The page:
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Aerodynamic Load Estimation at Extremes of the Flight Envelope

Tags: Air

State of the Art - Background

Previously, aerodynamic aircraft data was primarily determined by using empirical data, analogies, and wind tunnel experiments. This data forms the basis for the structural dimensions of the vehicles and therefore influences their weight and fuel burning. More importantly, the layout of flight control systems and the design of control surfaces are also based on this aerodynamic data. In general, singular cases were used for limit load predictions. This approach yielded rather rough estimates of global loads over the entire flight envelope leading to serious safety issues. Finally, secure but heavy aircraft structures were designed.

Today, secure aircraft structures must be designed to be as lightweight as possible in order to come up with environmental friendly vehicles. This necessitates small or even zero margin safety risks, which in turn call for the precise prediction of aerodynamic data over the entire flight envelope, including fringe areas and beyond, as limiting cases can no longer be foreseen. In addition, more detailed information for aerodynamic data is needed for the better optimization of single components, as well as the overall aircraft. Competition in aeronautical industry also leads to quite significant reductions of design cycle times.

Over the last two decades "testing" has been increasingly complemented by tools for the numerical simulation of aerodynamics, steadily increasing their capabilities. These computational fluid dynamic (CFD) tools have now reached a sufficient level of maturity regarding the quality of their results for major parts of the 'inner area' of the flight envelope. This maturity is based on the experience gained by design simulations near the cruise point.

The challenge is now to introduce CFD as the major source for aerodynamic data prediction in the aircraft design process.

However, numerical simulation techniques for aerodynamic applications have known deficits, specifically at the extremes of the flight envelope. Complex flow phenomena, in conjunction with high configuration complexity, makes high-fidelity simulation a challenging task.

As well as this, providing aero data based on high-fidelity simulation for any flow condition and requested configuration in suitable time scales overshoots current computational resources by far: from an actual aircraft development point of view, aero data production needs to cover all combinations of deviations in configuration (cruise/high lift, control surface deflections) and/or flow condition (M, α, β) finally leading to a list of multi-dimensional requirements.


ALEF's objective is to enable the European aeronautical industry to create complete aerodynamic data sets of their aircraft based on certified numerical simulation approaches within the respective development processes. i.e. ALEF will kick-off a paradigm shift from greater confidence in experimentally-measured data to just as great confidence in computational results. Beyond the scope of ALEF this paradigm shift will essentially influence the overall aerodynamic development process.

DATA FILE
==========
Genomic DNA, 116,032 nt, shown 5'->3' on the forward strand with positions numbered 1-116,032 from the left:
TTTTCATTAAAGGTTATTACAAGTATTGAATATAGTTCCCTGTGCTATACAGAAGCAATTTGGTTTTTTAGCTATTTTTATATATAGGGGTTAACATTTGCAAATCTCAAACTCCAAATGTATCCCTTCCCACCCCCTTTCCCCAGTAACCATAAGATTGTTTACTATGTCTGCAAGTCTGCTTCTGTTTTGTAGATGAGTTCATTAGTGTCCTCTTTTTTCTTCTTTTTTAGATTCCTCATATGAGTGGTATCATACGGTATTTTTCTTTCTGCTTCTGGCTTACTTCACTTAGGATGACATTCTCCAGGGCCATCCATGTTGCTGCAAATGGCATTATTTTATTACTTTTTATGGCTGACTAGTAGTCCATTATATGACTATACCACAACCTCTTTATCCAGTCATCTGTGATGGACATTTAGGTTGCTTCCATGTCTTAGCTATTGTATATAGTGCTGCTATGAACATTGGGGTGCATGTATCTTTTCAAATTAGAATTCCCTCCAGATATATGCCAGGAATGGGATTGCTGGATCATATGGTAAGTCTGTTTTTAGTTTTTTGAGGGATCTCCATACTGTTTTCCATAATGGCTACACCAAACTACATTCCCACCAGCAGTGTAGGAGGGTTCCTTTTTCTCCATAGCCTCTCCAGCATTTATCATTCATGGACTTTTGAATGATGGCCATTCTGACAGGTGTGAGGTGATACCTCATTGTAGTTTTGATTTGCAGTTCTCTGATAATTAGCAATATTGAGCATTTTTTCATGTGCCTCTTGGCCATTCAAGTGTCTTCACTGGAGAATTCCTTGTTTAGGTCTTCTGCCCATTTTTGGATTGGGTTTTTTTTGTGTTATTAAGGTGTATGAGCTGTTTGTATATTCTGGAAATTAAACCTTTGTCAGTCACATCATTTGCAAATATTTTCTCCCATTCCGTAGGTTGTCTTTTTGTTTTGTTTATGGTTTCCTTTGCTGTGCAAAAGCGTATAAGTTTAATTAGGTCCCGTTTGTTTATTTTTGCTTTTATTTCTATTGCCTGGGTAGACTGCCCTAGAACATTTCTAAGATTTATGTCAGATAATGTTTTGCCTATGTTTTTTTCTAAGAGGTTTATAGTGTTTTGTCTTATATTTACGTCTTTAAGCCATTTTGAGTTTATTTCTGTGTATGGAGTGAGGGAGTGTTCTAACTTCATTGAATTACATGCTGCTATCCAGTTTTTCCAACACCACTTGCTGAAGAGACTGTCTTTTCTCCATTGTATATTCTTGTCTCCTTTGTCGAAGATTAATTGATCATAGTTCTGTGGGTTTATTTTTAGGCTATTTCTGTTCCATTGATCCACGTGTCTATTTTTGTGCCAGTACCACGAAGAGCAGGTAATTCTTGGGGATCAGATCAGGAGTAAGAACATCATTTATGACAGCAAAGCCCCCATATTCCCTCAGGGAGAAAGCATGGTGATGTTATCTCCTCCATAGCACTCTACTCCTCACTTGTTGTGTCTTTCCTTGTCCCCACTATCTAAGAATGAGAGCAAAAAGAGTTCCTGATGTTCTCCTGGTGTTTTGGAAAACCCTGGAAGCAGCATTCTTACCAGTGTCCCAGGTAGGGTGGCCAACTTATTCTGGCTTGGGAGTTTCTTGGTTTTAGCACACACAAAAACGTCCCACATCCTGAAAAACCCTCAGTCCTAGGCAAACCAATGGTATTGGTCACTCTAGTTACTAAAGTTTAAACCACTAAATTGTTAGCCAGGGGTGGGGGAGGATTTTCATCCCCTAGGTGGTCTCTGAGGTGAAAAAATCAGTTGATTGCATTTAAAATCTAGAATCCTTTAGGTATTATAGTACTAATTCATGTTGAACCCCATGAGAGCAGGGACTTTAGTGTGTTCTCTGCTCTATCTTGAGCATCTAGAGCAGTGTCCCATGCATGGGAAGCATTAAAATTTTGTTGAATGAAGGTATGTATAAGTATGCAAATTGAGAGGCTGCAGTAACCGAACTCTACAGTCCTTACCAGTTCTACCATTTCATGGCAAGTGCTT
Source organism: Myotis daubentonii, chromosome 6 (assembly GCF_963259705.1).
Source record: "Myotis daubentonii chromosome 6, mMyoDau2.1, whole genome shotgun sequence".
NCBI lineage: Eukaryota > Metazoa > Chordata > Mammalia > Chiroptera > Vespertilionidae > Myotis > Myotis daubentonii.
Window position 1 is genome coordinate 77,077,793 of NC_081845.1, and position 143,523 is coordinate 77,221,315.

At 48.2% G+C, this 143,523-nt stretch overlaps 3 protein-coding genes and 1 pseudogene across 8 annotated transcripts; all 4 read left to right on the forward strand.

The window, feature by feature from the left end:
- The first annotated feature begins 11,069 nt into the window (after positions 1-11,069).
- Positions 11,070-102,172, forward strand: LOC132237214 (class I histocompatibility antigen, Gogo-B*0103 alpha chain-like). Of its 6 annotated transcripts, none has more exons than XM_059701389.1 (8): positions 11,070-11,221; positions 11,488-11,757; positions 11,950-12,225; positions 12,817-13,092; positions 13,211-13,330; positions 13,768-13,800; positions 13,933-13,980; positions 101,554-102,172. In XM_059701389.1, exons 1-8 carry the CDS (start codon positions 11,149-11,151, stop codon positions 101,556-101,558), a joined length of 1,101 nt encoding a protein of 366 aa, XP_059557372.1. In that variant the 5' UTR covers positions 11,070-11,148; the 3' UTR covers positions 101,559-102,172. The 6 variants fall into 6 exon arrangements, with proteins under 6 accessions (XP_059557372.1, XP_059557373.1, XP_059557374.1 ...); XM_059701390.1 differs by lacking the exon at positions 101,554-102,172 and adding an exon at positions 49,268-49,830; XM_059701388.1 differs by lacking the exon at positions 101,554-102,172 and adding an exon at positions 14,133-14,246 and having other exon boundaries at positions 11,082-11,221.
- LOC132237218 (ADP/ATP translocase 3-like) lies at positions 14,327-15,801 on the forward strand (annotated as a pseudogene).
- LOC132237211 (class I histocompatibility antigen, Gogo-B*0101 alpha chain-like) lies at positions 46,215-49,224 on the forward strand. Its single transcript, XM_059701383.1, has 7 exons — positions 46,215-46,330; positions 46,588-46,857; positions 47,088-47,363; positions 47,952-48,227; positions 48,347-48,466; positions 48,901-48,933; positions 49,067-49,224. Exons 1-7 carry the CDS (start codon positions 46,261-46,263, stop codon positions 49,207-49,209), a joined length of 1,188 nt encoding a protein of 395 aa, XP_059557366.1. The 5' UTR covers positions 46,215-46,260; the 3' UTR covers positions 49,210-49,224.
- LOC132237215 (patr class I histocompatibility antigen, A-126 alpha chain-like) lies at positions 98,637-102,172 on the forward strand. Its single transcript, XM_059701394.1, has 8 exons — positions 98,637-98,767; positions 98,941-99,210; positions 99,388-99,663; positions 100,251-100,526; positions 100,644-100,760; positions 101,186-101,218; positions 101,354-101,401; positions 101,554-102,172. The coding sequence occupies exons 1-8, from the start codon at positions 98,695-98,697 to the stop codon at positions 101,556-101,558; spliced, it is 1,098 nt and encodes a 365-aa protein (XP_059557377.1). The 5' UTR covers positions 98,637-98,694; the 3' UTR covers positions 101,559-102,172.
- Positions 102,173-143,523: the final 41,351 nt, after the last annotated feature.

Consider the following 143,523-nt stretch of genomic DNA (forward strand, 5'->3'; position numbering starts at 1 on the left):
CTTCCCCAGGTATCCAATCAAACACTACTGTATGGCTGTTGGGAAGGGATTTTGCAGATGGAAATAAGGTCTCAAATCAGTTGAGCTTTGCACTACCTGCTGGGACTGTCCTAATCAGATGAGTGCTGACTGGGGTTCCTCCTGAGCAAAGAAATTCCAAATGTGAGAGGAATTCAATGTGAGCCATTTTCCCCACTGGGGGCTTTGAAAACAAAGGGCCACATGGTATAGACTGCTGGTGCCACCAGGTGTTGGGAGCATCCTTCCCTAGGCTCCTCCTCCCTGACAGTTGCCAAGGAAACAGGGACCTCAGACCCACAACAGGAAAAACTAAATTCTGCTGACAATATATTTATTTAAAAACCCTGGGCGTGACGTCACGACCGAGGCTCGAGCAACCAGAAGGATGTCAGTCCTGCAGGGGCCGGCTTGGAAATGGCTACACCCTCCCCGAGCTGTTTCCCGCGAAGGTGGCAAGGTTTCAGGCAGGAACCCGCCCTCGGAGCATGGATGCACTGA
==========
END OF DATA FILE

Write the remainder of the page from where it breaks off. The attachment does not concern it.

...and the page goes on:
The objective has three aspects:

- Comprehensiveness: the ability to predict aerodynamic forces, moments and their derivatives in time for any point of the flight regime;

- Quality: the accuracy of each flow simulation result used for prediction of aerodynamic data and to the coherence of aero data integrated over the complete flight envelope from tools of varying fidelity;

- Efficiency: the need to deliver aerodynamic data over the entire flight envelope for loads and handling qualities, as well as for performance within time frames dictated by multi-disciplinary industrial design processes at given costs and computational resources.

The certification of numerical simulation for aerodynamic data prediction is derived from the first two aspects of the objective. They ensure the trustworthiness and reliability of numerically predicted data over the entire flight envelope in industrial development frameworks.

Description of Work

The ALEF project is anchored in between two major work-packages which first (WP 1) define the scope of aerodynamic loads estimation, the procedures necessary (Task 1.1) and the quality of the aerodynamic loads estimation requirements (Task 1.2). The other bridgehead is the assessment (WP 4) which checks on the demonstration (Task 4.1) of test cases and requirements defined and provided in WP 1 (Subtask 1.1.1), subject to quality and efficiency goals. The lessons are learned (Task 4.2) from demonstrations together with experience, expertise, tools and processes provided by steady and unsteady aero loads simulations (WP 2 and WP 3). They will provide insight into the state-of-the-art aerodynamic tools and processes suitable for load estimations, together with their potential and capabilities to be applied for realistic industrial applications on complex aircraft configurations and their components. The outcome will be a set of tools and processes rated with regard to their capabilities, their efficiency and needs of future developments.

Expected Results

The ultimate scope of the use of simulation tools in aero data generation is to cover all flight conditions and configurations by means of a numerical toolbox. This would ensure an up-to-date and fast estimation of the most recent status of aircraft with consistent data. Unsteady behaviours and flexibility could be incorporated in the standard aero data prediction process. ALEF will essentially contribute to a 70% wind tunnel testing cost reduction by 2020, which will cut the aerodynamic development effort by about 40%.

ALEF’s impact on aero data production sequence (schematic)
ALEF’s impact on aero data production sequence (schematic)